Invisible Voices

a voice for the voiceless

Tag Archives: malcolm

VSDC Volunteers at the Sanctuary

Aggie and a volunteer

Last Saturday we had a big group of Veg Society of DC volunteers at the sanctuary. I think it was more than 20. It was a lot! They were split up into several smaller groups, which made it much more manageable. It’s harder than you’d think to organize large groups of new people into getting work done!

The group that worked in the same area as I was in were people, based on overheard conversations, who had either never been to the sanctuary before, or had been a time or two at events. It’s always nice to introduce people to the sanctuary.

Volunteers taking their portrait with Lily, rescued from a veal auction, in the background


Since we had so many people, we were able to tackle some of the big projects that take more time than we usually have during a regular weekend day.

The big hay pile at the top of the goat yard needed to be removed now that winter has passed.

Malcolm helping us with the hay pile

It took several loads in the spreader before we had gotten rid of the pile. In between we’d wait while Terry emptied the spreader in a nearby field. It was a gorgeous day – sunny and in the 70’s – pretty much perfect weather for both the helpers and the residents.

Mini Moo was cracking me up – he was very casually scratching his chin on Carlyle’s horn. Not something I have ever seen before! And Carlye just looks as relaxed as can be.

Mini Moo scratching his neck on Carlyle's horn. Carlyle is one of the few male dairy cows at the sanctuary.

Two new residents arrived at the sanctuary last week: a pig and a goat who are best friends.

Roxanne

They are very sweet. The goat is a bit more cautious before he approaches, but once he’s had a chance to observe you, he’ll come right up and ask for treats.

"I was hoping for a treat...."

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Spring Fever – Is That a Goat or a Pig? And Opinionated Horses…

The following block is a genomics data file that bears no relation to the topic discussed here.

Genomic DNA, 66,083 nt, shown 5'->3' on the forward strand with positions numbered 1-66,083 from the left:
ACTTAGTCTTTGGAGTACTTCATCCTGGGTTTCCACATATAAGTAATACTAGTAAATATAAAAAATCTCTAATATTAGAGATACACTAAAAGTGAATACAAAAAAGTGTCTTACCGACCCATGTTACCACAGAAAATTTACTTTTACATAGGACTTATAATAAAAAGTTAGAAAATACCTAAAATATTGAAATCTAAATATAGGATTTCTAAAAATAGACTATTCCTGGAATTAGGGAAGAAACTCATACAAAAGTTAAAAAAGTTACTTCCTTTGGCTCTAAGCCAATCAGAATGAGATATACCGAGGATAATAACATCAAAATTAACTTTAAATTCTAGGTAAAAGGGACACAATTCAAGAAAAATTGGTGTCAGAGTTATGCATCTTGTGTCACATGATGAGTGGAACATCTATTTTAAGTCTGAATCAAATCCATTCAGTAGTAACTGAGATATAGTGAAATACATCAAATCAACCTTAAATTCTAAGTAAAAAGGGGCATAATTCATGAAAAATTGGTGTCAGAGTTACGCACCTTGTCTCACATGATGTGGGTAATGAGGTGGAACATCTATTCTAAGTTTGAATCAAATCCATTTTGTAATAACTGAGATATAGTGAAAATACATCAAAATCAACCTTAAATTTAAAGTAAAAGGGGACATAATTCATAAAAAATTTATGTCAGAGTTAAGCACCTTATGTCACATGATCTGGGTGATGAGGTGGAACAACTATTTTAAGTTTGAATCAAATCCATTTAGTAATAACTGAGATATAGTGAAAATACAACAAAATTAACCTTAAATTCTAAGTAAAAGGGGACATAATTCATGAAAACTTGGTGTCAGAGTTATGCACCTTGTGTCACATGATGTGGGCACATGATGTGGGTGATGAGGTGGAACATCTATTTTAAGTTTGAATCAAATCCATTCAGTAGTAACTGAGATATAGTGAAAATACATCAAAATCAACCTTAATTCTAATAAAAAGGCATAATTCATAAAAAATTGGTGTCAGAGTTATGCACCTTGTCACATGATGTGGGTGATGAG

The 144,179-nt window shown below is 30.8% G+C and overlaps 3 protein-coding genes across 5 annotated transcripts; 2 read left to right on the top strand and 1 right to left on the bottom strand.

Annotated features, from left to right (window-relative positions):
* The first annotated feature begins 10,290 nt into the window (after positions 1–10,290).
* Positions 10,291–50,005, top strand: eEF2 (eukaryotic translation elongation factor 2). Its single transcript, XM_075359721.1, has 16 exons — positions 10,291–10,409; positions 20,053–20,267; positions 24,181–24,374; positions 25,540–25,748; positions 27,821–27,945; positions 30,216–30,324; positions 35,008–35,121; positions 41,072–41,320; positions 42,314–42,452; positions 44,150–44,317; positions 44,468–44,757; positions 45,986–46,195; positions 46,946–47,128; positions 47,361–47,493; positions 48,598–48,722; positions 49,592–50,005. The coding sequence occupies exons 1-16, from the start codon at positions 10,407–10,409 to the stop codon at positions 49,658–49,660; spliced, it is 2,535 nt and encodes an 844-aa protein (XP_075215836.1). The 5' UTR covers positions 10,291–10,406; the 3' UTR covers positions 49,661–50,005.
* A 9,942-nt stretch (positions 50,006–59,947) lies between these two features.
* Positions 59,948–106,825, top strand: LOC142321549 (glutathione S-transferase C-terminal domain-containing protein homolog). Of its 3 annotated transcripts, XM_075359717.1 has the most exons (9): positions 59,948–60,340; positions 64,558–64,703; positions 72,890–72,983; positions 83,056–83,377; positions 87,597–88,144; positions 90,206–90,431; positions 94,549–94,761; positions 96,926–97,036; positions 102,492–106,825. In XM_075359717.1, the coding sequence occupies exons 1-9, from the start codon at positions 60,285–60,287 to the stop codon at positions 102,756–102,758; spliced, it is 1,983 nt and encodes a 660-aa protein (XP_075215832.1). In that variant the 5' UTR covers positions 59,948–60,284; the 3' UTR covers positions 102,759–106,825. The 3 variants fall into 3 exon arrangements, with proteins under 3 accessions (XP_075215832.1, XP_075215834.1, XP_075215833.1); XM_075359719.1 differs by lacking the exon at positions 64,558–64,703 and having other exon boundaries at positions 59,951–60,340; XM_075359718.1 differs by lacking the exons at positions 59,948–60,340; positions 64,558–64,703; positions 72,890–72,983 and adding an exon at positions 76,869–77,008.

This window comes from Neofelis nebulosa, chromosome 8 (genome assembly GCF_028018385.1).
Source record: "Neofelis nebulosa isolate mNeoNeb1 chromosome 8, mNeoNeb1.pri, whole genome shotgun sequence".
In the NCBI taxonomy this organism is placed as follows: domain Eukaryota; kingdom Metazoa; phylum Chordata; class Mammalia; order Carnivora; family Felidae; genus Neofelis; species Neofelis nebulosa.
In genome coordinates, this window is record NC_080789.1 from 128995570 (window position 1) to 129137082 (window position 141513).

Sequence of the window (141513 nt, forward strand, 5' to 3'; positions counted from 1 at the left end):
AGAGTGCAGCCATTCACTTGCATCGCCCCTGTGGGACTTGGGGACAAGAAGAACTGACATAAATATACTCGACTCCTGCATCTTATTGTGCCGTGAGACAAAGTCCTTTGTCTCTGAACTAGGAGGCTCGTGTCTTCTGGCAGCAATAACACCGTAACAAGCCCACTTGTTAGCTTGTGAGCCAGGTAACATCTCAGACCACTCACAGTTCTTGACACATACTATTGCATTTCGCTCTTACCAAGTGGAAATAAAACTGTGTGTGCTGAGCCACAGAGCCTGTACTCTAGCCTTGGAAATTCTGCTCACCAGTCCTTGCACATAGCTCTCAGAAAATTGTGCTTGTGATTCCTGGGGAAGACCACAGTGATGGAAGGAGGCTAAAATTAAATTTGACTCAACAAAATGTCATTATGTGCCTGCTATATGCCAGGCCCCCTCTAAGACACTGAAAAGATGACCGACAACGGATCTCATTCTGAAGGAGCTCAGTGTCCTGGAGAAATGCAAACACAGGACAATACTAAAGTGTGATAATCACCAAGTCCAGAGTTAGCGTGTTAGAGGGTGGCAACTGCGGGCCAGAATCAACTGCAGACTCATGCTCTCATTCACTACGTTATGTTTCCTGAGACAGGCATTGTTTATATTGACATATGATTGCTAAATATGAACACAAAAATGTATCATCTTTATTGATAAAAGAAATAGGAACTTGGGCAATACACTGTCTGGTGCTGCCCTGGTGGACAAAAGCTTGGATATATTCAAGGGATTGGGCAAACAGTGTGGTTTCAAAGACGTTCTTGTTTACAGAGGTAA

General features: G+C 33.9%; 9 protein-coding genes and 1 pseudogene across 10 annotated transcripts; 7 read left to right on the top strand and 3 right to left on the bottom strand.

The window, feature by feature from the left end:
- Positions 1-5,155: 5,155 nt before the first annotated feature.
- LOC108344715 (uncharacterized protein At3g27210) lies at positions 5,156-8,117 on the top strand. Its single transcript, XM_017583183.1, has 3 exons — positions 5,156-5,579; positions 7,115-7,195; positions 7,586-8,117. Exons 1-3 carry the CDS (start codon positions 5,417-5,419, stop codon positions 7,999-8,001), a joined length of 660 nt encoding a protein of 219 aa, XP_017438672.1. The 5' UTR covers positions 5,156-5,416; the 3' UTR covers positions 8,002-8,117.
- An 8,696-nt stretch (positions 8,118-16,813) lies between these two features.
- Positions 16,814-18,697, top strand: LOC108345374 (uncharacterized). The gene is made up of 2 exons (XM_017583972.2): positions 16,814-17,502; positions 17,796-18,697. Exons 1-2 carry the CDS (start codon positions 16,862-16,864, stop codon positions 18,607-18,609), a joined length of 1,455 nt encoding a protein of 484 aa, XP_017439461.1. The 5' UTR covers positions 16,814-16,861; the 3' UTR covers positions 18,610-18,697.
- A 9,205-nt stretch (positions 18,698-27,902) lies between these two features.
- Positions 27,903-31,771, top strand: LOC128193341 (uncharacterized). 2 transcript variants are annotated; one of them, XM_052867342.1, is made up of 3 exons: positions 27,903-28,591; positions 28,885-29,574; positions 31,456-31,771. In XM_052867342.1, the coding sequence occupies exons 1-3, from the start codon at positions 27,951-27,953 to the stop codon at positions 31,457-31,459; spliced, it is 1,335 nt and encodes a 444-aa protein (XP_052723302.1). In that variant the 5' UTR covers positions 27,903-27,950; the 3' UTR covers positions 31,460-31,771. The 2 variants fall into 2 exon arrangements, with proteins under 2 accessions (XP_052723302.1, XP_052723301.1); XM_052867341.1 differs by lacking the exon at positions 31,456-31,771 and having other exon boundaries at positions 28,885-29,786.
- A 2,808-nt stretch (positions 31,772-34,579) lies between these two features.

Crackerjack enjoying the sun

We finally had a Saturday with absolutely gorgeous weather. The only bummer, for me, was that I had to leave early. Even that was kind of cool, because I was leaving early to head up to the first ever Baltimore VegFest to table for the sanctuary. Tabling for an animal sanctuary at a vegfest is pretty fun. Lots of people stop to talk and I saw bunches of old and new friends.

At the sanctuary, though, there were lots of hijinks!

First up, Malcolm! I was cleaning and filling the horse barn water buckets when I caught sight of Malcolm busting into the pig yard! He’s such a little character! He reminds me of Jake, he of the kale chips. (And pinto beans, I have recently discovered.)

Funny looking pig...

I also took a picture through one of the horse barn windows into the horse barn, and had no idea until I got home that I captured a classic picture of Tally sticking her tongue out at me. Was it something I said?

And then! I realized, also not until I got home, that when I was taking pictures of Dexter (while trying not to get nibbled) he also stuck his tongue out at me!

I think it’s clear why getting up early on Saturday mornings to pick up poo is such a draw!

Spring is (hopefully) on its way!

snowy driveway at psasI was sick of winter by mid-December. It’s now the beginning of February, and I’m starting to feel desperate. Thankfully I will be escaping to Florida for a long weekend in just over a week, where I will get to hang out with Baby Sky and hopefully see some sun.

Winters in this area aren’t usually too horrible, though I’d choose a Hawaiian winter any day of the week. Usually, though, we have cold days and then warmish days, so it’s not too oppressive. We had hope early on that it would be a mild winter when we had a day in the 70’s for the Thanksgiving For the Turkeys.

Unfortunately mild is not a word that can be applied to the winter this year. We had a December that was at least 5 degrees colder than normal (I think we saw 40 only twice), and a January that continued the trend. At least we haven’t gotten gigantic snows like we got last year, and like the rest of the country seems to be getting this year!

hickory at psas

We did get some snow last week, enough to coat the sanctuary in a white blanket. The sheep and goats had been spending a lot of time hanging around the barn, and we tried to bribe them to go up to the hay feeder on top of the hill, but they’d follow us up there, and then follow us back down! Jeremy did not help things by standing in the middle, intimidating the other goats and sheep. And to think he was such a sweetheart as a baby!

goats heading up the hill at psas

While we were up there we saw one of the Bald Eagles flying to their nest holding onto some nest-making material. They re-use the same nest year after year, and it seems like the nest should be a three story condo by now. In the early summer when the sheep are sheared, the eagles will take a lot of the wool from the compost pile and use it for their nest!